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Thread: Talking finances with older parents

  1. #11
    Senior Member RosieTR's Avatar
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    Thanks for the replies! I should provide more context. My dad has done their planning, and when they say they are fine, I believe it. But, if they feel they are more than fine and want to give money and pay for things, it can be awkward or it can be heart-warming depending on communication. They paid for my college and I didn't have kids, so if they want to give my sister $ for special things for her family they should do that happily. But some parents, like MIL, feel the need to make sure everyone gets the same amount. So it's happened that one BIL needed a decent sum for some sort of poor planning incident in his life so she gave each son a similar amount to be "fair". Now yes it's her money and if that makes her feel happy, that's fine. But I don't want her, 5 years from now, to regret giving us money so that things were "equal" when we were fine without it, KWIM? And if my parents want to be unequal because their kids are in different circumstances, then I want them to feel ok about that. Not sure how to convey these things, nor how the other siblings feel. This came up in one form or another for both mine and DH's family so it prompted my lament. Doesn't sound like a lot of answers out there.

  2. #12
    Senior Member iris lilies's Avatar
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    Quote Originally Posted by RosieTR View Post
    Thanks for the replies! I should provide more context. My dad has done their planning, and when they say they are fine, I believe it. But, if they feel they are more than fine and want to give money and pay for things, it can be awkward or it can be heart-warming depending on communication. They paid for my college and I didn't have kids, so if they want to give my sister $ for special things for her family they should do that happily. But some parents, like MIL, feel the need to make sure everyone gets the same amount. So it's happened that one BIL needed a decent sum for some sort of poor planning incident in his life so she gave each son a similar amount to be "fair". Now yes it's her money and if that makes her feel happy, that's fine. But I don't want her, 5 years from now, to regret giving us money so that things were "equal" when we were fine without it, KWIM? And if my parents want to be unequal because their kids are in different circumstances, then I want them to feel ok about that. Not sure how to convey these things, nor how the other siblings feel. This came up in one form or another for both mine and DH's family so it prompted my lament. Doesn't sound like a lot of answers out there.
    It seems simplest to me to have a conversation with your parents and inlaw to tell them that you don't expect equal financial handouts.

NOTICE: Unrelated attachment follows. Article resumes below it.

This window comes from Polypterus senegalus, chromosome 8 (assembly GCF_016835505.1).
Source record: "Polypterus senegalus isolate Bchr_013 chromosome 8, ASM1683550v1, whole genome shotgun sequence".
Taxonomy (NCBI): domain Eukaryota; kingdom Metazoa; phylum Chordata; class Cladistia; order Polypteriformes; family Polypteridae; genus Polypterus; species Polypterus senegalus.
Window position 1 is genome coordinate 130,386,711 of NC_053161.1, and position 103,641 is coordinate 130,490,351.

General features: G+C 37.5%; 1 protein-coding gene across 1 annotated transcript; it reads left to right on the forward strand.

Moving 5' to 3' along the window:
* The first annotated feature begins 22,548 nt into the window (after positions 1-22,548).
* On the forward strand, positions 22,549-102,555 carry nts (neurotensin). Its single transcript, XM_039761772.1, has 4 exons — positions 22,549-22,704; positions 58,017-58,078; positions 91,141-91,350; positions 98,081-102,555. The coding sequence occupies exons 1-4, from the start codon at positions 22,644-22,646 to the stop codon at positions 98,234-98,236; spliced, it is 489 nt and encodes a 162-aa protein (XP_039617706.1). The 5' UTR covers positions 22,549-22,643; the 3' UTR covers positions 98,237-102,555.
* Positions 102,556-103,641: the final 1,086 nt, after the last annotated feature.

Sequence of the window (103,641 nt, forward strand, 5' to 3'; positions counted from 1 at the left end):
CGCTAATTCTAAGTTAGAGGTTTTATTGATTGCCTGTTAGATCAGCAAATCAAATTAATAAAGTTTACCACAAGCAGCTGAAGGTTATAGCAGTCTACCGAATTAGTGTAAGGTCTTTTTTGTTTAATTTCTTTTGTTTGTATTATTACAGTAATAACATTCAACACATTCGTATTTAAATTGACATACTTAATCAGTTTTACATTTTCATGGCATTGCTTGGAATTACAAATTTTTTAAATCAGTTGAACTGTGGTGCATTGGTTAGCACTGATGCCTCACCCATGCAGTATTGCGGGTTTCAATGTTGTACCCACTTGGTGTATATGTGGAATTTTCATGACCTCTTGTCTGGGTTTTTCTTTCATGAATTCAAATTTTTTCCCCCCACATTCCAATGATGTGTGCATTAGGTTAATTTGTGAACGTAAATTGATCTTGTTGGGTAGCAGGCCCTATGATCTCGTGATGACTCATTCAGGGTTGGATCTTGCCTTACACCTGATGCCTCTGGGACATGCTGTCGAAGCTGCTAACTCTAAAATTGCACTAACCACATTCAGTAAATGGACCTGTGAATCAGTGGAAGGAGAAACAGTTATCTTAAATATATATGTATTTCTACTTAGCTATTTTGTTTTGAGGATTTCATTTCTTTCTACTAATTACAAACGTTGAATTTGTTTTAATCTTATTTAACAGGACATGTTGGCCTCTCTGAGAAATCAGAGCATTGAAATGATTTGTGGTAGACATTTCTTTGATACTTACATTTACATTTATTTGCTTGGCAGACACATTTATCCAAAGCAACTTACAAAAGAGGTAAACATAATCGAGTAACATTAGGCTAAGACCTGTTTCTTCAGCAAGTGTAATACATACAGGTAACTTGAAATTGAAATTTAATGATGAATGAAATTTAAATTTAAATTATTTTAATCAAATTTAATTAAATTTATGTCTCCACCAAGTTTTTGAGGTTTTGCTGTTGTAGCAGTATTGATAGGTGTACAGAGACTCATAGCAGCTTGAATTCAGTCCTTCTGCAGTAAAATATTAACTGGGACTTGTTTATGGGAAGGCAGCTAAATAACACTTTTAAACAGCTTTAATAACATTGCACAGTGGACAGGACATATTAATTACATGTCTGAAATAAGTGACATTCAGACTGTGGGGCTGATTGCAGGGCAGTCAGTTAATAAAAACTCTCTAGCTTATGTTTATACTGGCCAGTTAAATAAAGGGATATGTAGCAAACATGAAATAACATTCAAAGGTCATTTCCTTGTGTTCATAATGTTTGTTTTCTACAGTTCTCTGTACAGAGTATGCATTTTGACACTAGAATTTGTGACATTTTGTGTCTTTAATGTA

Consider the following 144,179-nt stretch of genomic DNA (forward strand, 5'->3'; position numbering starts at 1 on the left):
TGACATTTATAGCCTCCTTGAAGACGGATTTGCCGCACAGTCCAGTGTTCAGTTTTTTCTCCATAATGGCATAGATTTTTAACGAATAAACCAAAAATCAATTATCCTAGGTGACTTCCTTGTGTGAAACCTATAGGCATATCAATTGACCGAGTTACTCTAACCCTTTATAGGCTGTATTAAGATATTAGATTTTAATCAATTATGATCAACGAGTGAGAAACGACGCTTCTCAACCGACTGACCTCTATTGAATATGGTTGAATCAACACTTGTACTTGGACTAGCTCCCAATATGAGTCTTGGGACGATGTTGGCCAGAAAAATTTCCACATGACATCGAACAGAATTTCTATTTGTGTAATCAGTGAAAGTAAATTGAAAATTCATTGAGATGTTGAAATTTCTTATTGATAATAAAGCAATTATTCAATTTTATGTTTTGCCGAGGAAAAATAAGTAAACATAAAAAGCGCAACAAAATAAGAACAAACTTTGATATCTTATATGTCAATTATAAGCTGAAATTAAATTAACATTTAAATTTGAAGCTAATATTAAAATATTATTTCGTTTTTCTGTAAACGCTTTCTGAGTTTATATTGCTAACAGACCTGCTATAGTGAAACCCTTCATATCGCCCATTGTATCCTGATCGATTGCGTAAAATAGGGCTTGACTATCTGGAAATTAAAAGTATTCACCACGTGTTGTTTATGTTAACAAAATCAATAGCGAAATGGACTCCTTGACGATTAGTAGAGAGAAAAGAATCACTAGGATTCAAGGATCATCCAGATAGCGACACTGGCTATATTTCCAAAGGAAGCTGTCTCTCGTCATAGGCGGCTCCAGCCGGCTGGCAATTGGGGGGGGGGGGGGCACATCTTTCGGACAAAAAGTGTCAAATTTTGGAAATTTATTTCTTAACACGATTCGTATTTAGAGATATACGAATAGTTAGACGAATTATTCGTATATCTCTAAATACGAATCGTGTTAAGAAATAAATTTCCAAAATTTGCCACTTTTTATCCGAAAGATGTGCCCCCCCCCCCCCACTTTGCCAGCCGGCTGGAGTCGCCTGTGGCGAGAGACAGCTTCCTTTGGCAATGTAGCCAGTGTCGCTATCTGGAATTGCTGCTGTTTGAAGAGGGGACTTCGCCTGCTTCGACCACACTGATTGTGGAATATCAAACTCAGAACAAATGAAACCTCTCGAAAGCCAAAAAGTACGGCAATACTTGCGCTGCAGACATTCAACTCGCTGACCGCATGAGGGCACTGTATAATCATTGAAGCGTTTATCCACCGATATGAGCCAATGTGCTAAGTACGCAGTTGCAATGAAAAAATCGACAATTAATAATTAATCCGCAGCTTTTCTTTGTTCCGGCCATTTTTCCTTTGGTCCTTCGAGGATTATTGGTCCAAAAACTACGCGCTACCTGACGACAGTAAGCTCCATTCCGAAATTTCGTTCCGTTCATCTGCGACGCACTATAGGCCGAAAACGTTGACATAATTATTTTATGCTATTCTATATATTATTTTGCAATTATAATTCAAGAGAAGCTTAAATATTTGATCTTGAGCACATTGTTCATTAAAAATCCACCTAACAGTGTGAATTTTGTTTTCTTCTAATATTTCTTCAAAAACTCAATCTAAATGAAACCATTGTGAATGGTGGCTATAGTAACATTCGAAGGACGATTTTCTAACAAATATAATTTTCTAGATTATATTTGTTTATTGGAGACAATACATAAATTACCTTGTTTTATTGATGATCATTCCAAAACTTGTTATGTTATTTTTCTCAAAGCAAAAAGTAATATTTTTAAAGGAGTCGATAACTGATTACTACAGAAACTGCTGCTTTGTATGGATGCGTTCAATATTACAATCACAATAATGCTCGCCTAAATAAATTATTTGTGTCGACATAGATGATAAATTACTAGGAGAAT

and if they give you money anyway, and you suspect they might need it in the future, set it aside and give it back when the time comes.
    Last edited by iris lilies; 6-4-15 at 3:21am.

  3. #13
    Senior Member iris lilies's Avatar
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    Quote Originally Posted by kib View Post
    I don't know what the OP's concerns were, but I have some about my parents. Dad is 91, Mom is 86. He's done every jot of financial work and planning and bill paying since day 1, and his health is starting to go downhill. Neither one of them wants to look at what that might mean for her future. They're well set up as far as having planned well and having enough money. I don't know what I will inherit and I don't really care, I'm fine too, but I'm concerned about the day to day management of a very complex portfolio by someone who knows nothing about it, and I will literally blow a gasket if she winds up being taken for 20% of her net worth by someone at Morgan Stanley or Edward Jones when I am perfectly capable of helping her. And no, I don't have any advice on a good book, I'd love one.

    Was that Can't We Talk About Something More Pleasant? Wonderful book, although not exactly a reference.
    yep that book.

  4. #14
    Senior Member razz's Avatar
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    Thanks for the clarification, Rosie. What you are talking about is more complex. I would talk to them and ask straight out about a circumstance where someone was abused because of $$ mismanagement and how it could have been prevented. It is more about raising awareness of your concerns and asking them to deal with 'your' concerns about their well-being. It is not about challenging them in their decision-making about financial matters. As with any conscious raising, it may take a number of situations to give you peace of mind and get your points of concern across.

    Quite frankly, it is none of your business how they share the family's wealth unless they deprive themselves in the future. I make decisions according to 'my' values. Your values may be different and you can apply them in your decisions.

    FWIW, my two children have met my lawyer, my accountant, know my CFP at the credit union where my assets are located and all the details of my financial affairs. Because I am so transparent, they need have no concerns about my financial management.
    Gandhi: Happiness is when what you think, what you say and what you do are in harmony .

  5. #15
    Senior Member iris lilies's Avatar